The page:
I went on my first DBA course in 1997 and the lecturer there explained that readers do not block writers in an Oracle database. I had an issue recently which appeared to contradict this so I have reproduced it below in an Oracle database.
I noticed in OEM that there was some issue in the database. As usual, click on the images to enlarge them and bring them into focus (more...)

INSERT /*+ APPEND */ Hint Does Not Seem to Work Consistently

I ran the following SQL in an Oracle database:

SQL> create table tab1
  2  (col1 number)
  3  /
Table created.
SQL> alter session set sql_trace = true
  2  /
Session altered.
SQL> insert /*+ append */ into tab1 select 1 from dual
  2  /
1 row created.
SQL> commit
  2  /
Commit complete.
SQL> insert /*+ append */ (more...)

Clustering_Factor = 0

I looked at clustering_factor in the previous post and wondered what might cause it to be well below the number of blocks in the table. Chris Saxon suggested it might be due to rows with null values. I decided to look first at the two indexes with a clustering_factor of zero in the same Oracle 11.2 database and checked which columns they were on. Then I looked to see how many of the rows (more...)


I attended the UKOUG conference early in December. While I was there, I went to a presentation by Chris Saxon, where he explained how Oracle decides when to use an index. The example below, which I ran in an Oracle 11.1 database, is based on what I learnt.
I used to believe that if a where clause only returned a small percentage of the rows in a table, Oracle would use an (more...)


This post is an update to an earlier one, which I have now deleted. I tested the first part of it in an Oracle database. First I created a role which was identified by a password:
SQL> conn / as sysdba
SQL> create role low identified by secret_password
  2  /
Role created.
I granted the role to a user and made sure it had (more...)

Oracle Live SQL

I had the opportunity to attend the UKOUG Conference recently. While I was there, I went to a Roundtable run by Shakeeb Rahman from Oracle. He told us about an Oracle tool which allows you to run SQL online without installing Oracle yourself. All you need is an account on My Oracle Support. I logged onto it here. It’s immediately obvious how it works so, once I had connected, I decided to see which version (more...)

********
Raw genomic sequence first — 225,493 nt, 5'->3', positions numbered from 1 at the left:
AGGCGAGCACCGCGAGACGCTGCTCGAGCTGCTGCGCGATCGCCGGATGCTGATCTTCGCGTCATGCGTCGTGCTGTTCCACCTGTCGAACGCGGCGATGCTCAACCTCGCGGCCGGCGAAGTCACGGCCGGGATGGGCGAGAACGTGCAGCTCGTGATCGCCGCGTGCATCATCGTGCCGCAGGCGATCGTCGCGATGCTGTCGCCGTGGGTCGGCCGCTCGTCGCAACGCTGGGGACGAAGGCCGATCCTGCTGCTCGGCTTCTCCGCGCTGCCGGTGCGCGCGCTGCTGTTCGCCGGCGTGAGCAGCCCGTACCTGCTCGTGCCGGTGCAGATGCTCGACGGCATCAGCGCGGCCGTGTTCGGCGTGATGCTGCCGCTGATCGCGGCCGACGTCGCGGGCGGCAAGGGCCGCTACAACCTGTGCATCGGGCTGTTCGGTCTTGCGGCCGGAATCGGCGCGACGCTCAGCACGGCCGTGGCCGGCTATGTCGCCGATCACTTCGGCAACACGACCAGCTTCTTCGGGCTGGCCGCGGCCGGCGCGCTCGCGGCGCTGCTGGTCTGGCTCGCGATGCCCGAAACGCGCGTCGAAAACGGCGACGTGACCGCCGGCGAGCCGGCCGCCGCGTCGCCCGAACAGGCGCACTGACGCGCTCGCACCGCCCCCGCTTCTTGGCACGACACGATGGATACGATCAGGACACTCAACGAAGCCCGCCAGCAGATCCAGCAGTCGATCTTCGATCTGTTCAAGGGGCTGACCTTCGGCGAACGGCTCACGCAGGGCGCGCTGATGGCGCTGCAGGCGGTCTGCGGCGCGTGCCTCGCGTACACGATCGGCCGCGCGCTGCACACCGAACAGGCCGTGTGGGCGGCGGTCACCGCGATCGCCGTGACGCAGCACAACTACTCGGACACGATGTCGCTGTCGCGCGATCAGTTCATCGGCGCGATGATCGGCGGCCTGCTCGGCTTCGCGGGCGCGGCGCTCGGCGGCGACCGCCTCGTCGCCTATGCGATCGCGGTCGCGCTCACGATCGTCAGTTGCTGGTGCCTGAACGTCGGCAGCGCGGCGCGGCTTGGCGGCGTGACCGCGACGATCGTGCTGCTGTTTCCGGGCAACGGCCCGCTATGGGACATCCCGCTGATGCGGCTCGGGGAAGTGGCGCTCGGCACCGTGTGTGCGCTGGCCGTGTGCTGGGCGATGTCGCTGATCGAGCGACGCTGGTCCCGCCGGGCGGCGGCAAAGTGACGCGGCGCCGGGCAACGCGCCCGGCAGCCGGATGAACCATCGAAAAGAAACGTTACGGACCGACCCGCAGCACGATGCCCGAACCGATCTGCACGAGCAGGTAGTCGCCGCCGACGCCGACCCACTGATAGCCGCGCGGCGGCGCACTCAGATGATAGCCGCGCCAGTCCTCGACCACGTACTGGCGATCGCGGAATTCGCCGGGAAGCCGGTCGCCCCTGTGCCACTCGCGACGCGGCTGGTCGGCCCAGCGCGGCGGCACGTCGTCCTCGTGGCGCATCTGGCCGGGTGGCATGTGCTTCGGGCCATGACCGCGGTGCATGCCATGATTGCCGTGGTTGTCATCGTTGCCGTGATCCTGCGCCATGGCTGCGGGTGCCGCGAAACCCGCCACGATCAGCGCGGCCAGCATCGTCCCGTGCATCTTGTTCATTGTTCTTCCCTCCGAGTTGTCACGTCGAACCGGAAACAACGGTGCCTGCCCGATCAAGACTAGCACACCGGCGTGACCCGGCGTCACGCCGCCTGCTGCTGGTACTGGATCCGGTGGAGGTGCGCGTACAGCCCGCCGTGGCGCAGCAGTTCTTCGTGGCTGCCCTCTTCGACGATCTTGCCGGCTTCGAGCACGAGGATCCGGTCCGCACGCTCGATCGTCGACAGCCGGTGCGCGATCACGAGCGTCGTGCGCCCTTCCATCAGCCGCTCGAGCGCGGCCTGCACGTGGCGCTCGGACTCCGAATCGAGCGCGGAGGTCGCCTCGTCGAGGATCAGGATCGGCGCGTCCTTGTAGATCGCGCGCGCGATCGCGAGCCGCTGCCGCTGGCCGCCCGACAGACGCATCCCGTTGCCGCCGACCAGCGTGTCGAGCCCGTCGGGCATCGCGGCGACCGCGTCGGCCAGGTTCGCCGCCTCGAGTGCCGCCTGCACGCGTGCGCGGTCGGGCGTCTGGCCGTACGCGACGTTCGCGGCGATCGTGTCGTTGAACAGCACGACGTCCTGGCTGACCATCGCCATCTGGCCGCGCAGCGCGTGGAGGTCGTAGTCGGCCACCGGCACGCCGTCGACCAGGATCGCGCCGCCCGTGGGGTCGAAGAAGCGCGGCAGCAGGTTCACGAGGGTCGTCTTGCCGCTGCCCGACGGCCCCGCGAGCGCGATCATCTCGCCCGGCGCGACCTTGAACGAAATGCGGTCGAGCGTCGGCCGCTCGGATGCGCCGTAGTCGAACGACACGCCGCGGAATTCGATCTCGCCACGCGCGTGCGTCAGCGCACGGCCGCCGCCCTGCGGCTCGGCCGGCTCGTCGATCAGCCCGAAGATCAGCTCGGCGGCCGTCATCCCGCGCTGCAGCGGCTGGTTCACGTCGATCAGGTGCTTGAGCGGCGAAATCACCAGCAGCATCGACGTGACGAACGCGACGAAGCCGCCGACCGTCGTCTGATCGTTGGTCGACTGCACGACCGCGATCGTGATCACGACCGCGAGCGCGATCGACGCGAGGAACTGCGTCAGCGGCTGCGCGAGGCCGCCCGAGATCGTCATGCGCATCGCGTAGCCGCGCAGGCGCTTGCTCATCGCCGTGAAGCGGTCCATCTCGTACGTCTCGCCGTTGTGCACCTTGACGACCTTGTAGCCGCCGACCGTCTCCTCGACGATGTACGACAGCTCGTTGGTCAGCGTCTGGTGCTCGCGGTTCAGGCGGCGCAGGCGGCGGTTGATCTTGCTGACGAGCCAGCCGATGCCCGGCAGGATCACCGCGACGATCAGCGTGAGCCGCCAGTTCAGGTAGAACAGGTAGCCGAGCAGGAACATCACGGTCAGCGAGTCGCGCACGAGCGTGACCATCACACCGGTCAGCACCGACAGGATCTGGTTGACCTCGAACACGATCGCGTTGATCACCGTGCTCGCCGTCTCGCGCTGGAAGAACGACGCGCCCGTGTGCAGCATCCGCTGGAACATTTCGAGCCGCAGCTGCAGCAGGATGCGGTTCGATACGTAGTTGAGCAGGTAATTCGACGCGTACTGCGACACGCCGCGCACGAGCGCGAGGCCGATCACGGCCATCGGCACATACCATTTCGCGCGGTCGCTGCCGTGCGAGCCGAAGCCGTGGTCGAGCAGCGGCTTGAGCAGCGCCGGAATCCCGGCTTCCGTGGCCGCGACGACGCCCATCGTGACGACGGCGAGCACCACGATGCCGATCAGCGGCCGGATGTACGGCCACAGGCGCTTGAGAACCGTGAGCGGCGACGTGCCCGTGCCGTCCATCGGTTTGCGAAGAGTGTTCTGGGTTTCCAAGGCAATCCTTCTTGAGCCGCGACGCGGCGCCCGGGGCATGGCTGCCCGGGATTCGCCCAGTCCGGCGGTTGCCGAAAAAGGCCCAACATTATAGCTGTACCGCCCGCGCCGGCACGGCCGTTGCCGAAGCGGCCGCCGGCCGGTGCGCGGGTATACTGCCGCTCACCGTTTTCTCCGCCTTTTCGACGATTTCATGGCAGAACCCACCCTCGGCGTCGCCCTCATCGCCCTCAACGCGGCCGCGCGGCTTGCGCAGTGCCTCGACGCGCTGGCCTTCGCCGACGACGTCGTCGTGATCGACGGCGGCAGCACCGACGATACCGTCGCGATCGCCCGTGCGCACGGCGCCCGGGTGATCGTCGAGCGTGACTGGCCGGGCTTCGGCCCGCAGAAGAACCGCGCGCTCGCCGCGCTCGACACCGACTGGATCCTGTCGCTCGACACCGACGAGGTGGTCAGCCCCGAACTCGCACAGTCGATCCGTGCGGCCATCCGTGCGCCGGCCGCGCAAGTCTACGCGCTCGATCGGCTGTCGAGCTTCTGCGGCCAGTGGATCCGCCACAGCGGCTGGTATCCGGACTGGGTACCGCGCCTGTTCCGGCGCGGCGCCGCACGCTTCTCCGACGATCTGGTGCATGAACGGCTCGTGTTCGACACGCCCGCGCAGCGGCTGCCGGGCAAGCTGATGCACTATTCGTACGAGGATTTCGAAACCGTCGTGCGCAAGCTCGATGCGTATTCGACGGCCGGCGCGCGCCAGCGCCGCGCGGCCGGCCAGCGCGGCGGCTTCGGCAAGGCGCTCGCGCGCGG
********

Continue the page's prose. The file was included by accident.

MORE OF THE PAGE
A Simple Example of an Index Organised Table Without Overflow

For a long time I have had a note on my task list to learn about index organized tables. I never got round to doing it because I thought I would never see one. However, I came across several in a 3rd party application recently. An index organized table is a kind of index and table combined. You can see how they work in the example below, which I tested in an Oracle 11. (more...)

A Problem with REVOKE

If you grant the DBA role to a user, Oracle also grants it the UNLIMITED TABLESPACE system privilege. If you then revoke the DBA role from this user, Oracle also revokes its UNLIMITED TABLESPACE system privilege. This isn’t too much of an issue.
However, if you grant the UNLIMITED TABLESPACE system privilege to a user by itself THEN grant it the DBA role, Oracle seems to have no idea where the UNLIMITED TABLESPACE system (more...)

Segment Creation Deferred not Available in Standard Edition

If you use Oracle Standard Edition to create a production database, you need to be sure to create any corresponding test databases in Oracle Standard Edition too. Otherwise you may find that some SQL might be tested successfully, only to fail when you implement it in production. You can see what I mean in the example below. First I created a table with segment creation deferred in the Oracle Enterprise Edition test database:
C:UsersAJ0294094>sqlplus (more...)


DDL stands for Data Definition Language. The CREATE TABLE, ALTER TABLE and DROP TABLE statements are examples of DDL. LAST_DDL_TIME is a column in the USER_OBJECTS view. It records the date and time of the most recent DDL statement applied to the object in question. Even granting SELECT access on a table will update its LAST_DDL_TIME. You can see this in the example below, which I tested in an Oracle 11.2 database.


You can use one of these to link an exception name with an Oracle error number. Once you have done this, you can use the exception name in the exception block which follows the declaration. You can see what I mean in the example below, which I tested in an Oracle 11.2 database. First I set up a table so I could test the procedure I was going to create:
SQL> create table (more...)

DBMS_STATS Causes ORA-00600 [15851]

| Apr 3, 2013
I noticed this in an Oracle database. DBMS_STATS failed with an ORA-00600 and the first argument was [15851]. On investigation, it seemed to have something to do with the fact that the table had a function based index: